At Nicolaus and Ivan’s office, we filled out some more paperwork, they reviewed our release letter and, while we began to freeze being soaking wet under the blasting A/C, notified us they needed a copy of our health insurance. We were told we needed to provide “accidental insurance” which we read to be auto insurance but was actually health insurance and neither of us had a copy as they were in our trucks, inside the shipping container. I was able to locate a renewal form in my email without too much trouble and was sufficient, but Karl could not log into his account. From here, Ivan gave us another invoice to pay at the bank just outside of the office just before everybody took a break for lunch. Karl and I packed a sandwich that was thoroughly smashed throughout the morning’s festivities and sat on the steps outside the office enjoying the break, but a little concerned about the lack of proof of health insurance for Karl. At 1:00, Ivan came back, told us the inspection would be in the morning the following day and said goodbye. Apparently, the health insurance doesn’t really matter. We jumped in a taxi and returned home for the day.

In the morning, we packed up all of our luggage and left the Air BNB at 8:15am to arrive at the port for our 9:00am inspection. Since only the drivers are allowed to be in the shipping area, we dropped Laughlin at the visitor’s entrance with our luggage, got badged in and went to visit Ivan and Nicolaus. Karl and I received one hard hat and one orange vest between the both of us which must be sufficient personal protective equipment. We were escorted to the container where the container inspector and customs inspector were waiting to open the container in our presence. As the seal was cut with bolt cutters, I began to get nervous expecting to see a terrible scene inside but when the doors opened, the trucks were just where they were left. Almost. When we inspected the front of Karl’s truck, we noticed that his fog lights had been pushed back by our camper and cracked the glass cover. I suppose this is the risk of shipping two vehicles at max container capacity.


After opening the container, we had to remove the vehicles. Karl jumped in his truck, fired it up and backed out without a problem. His battery had not been disconnected in Colon and I hoped ours might still be connected as well. I crawled under the truck, squeezed up the front and opened the hood to find one of the batteries disconnected. Without a wrench to reattach it, I crawled back under the truck, climbed in the camper to get a wrench, and back under the truck once more to reattach the battery. Once the hood was closed, I crawled up on top of the hood, put my feet through the window and squeezed into the driver’s seat. The truck fired up without an issue and I began backing out of the container watching the space between the camper and container closely as nobody was in front of the truck guiding me out. We parked both trucks in front of the warehouse right next to the container where Adriana completed the customs inspection which was pretty much just a VIN inspection. After the inspections were complete, we parked the trucks where they would wait until we received our final bill of lading and authorization to leave the port.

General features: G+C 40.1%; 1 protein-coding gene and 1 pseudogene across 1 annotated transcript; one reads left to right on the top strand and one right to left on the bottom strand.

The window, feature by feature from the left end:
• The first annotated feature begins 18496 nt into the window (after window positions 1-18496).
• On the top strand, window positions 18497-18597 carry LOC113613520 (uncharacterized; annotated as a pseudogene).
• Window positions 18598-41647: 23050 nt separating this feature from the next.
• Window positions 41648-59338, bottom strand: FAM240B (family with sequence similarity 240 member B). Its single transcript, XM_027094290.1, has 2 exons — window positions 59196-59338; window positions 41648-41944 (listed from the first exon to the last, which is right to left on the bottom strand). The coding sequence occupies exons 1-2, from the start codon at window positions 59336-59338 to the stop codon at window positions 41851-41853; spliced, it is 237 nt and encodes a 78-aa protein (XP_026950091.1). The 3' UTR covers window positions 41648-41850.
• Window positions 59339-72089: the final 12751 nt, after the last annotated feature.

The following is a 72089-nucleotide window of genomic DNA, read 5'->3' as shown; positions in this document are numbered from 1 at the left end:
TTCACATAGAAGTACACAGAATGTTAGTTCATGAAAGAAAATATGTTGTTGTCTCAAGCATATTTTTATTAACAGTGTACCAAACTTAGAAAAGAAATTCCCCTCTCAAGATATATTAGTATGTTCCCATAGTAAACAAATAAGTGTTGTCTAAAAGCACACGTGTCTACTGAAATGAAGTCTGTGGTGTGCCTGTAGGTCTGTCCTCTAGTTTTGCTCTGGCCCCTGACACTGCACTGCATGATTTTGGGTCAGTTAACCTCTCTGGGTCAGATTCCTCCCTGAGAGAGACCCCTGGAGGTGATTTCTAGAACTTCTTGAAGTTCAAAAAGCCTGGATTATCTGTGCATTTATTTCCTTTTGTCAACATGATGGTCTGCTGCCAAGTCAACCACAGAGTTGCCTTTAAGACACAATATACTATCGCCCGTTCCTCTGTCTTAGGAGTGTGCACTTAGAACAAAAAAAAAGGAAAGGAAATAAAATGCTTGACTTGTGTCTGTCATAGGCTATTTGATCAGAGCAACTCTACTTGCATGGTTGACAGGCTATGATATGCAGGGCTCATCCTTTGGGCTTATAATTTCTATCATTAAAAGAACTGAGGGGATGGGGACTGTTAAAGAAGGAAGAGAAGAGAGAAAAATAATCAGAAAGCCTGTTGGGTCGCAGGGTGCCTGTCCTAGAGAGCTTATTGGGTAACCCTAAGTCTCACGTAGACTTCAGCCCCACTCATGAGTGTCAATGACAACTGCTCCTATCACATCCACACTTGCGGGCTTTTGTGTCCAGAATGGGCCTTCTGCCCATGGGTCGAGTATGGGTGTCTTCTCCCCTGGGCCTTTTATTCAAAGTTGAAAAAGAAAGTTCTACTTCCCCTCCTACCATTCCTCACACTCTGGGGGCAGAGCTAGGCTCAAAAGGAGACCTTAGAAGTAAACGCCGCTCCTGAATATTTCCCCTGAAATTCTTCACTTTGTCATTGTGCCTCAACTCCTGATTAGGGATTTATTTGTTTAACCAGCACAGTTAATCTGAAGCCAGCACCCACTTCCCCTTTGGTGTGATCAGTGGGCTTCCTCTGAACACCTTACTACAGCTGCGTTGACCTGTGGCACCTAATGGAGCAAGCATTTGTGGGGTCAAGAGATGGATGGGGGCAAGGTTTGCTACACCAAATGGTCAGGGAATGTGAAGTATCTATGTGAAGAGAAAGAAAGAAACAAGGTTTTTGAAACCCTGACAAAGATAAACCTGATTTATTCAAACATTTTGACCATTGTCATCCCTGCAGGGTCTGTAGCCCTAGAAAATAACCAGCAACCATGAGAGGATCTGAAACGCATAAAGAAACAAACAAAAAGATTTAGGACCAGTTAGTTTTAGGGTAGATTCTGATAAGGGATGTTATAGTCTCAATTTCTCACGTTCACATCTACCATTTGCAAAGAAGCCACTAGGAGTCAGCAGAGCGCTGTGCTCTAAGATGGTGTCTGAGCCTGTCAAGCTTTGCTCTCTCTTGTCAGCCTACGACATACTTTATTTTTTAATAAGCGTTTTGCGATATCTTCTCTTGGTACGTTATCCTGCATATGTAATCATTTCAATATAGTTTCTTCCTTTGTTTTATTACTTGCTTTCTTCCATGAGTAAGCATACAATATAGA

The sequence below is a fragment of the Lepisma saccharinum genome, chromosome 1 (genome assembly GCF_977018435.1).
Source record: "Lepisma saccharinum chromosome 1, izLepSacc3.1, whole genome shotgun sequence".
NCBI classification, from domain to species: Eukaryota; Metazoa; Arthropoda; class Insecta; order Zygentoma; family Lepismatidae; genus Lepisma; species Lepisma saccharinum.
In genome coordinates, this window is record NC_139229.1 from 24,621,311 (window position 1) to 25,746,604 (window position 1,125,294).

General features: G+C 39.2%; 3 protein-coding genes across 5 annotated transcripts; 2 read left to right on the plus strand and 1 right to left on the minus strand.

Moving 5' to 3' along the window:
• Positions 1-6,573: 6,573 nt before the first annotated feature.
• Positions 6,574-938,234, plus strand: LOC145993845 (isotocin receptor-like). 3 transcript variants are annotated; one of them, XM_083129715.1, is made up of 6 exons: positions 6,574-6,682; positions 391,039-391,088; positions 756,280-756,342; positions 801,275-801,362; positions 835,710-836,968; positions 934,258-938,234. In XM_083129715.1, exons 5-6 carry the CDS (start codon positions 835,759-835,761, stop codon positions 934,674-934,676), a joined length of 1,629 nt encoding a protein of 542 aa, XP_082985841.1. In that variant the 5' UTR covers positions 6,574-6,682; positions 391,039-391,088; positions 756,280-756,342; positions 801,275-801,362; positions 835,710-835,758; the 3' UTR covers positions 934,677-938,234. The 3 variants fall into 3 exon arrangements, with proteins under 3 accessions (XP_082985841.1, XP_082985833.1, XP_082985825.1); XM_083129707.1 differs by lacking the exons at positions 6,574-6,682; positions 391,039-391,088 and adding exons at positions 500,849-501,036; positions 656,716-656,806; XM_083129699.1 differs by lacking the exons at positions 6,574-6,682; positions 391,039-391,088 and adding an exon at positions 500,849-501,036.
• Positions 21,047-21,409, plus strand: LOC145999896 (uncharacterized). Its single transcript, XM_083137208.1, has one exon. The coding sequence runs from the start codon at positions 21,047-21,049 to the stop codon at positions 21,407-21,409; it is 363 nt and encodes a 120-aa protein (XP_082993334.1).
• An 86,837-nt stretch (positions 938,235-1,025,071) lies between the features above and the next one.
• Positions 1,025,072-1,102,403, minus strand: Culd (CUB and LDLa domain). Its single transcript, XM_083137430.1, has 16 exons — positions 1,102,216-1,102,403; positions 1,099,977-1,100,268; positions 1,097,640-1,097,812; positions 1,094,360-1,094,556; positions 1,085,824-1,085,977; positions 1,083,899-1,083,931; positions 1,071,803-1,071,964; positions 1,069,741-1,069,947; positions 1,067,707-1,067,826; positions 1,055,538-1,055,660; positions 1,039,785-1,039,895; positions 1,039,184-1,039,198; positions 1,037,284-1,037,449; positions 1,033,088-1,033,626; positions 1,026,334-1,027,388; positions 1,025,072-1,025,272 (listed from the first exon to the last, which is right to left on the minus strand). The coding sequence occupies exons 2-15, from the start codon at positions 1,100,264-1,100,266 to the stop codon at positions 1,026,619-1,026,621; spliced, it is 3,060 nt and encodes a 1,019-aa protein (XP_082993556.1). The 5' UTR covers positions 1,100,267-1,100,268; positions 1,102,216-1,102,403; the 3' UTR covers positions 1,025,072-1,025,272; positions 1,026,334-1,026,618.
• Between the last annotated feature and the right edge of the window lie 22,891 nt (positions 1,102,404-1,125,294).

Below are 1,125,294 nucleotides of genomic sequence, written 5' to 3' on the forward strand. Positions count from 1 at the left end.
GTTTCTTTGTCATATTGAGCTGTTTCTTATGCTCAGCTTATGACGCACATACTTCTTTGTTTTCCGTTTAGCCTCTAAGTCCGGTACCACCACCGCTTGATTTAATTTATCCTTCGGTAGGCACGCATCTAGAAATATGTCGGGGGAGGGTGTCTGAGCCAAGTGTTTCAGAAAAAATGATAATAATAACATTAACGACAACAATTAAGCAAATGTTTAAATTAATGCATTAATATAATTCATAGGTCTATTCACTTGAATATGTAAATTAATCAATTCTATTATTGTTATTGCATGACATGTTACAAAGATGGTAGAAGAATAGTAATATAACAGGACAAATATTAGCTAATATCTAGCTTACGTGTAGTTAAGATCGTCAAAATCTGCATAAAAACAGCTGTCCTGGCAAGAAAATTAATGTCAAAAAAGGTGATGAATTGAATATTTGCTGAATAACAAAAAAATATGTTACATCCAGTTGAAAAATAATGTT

To begin the final steps in completing the shipping process, we went to GSA one more time to inform them that the trucks were received, received the final bill of lading and took an additional, fine cup of coffee. Next, we went to Ivan and Nicolaus to present them with the final bill of lading. We paid a final bill to the port for cleaning and returning the container then returned to receive our letter authorizing the release of the trucks. We ventured back into the port one final time and showed our letters and Karl showed his driver’s license. (Remember, I had my wallet stolen in Mexico City and I keep saying it was stolen in the last major city which works every time). We met the container inspector by the trucks, waited ten minutes for clearance and left the port.

Despite being the most difficult border crossing in the Americas, which it certainly is, our experience wasn’t too bad. We had a lot of built up nerves that weren’t necessary. The only real reason to have a bit of anxiety was fitting both trucks in the container as it was extremely close. We were happy to ship with Karl as he was a reliable shipping partner and a great person to spend a couple weeks with. Ultimately, we made it to Colombia in one piece and without much hassle, so we conclude it was a successful undertaking.

So, the question everybody wants to ask; how much did this cost? One of the reasons we booked with Boris was that he gave us a fixed price and we actually paid slightly less due to the exchange rate. Boris quoted us a price of $2,030 for the entire container which we split equally between both trucks. We paid right at $1,000 each which we were happy about considering the cheapest I previously read about was nearly $1,300 for shipping. Now, we did have to pay for flights, two nights of hotels and four nights at the Air BNB but it was great to have a break from our camper for a week. Already we miss the A/C but we love having the Blanco Caballo back!


  1. So, the question I have been wondering about and keep forgetting to ask…. what kind of mileage has el blanco caballo been getting?

    1. I haven’t kept track since we left the US but we were getting 16-18mpg there. Highway speeds south of the border are much slower so our wind resistance isn’t nearly as much as it was in the US so we are likely getting 18mpg on average. Without the camper, we get about 22mpg.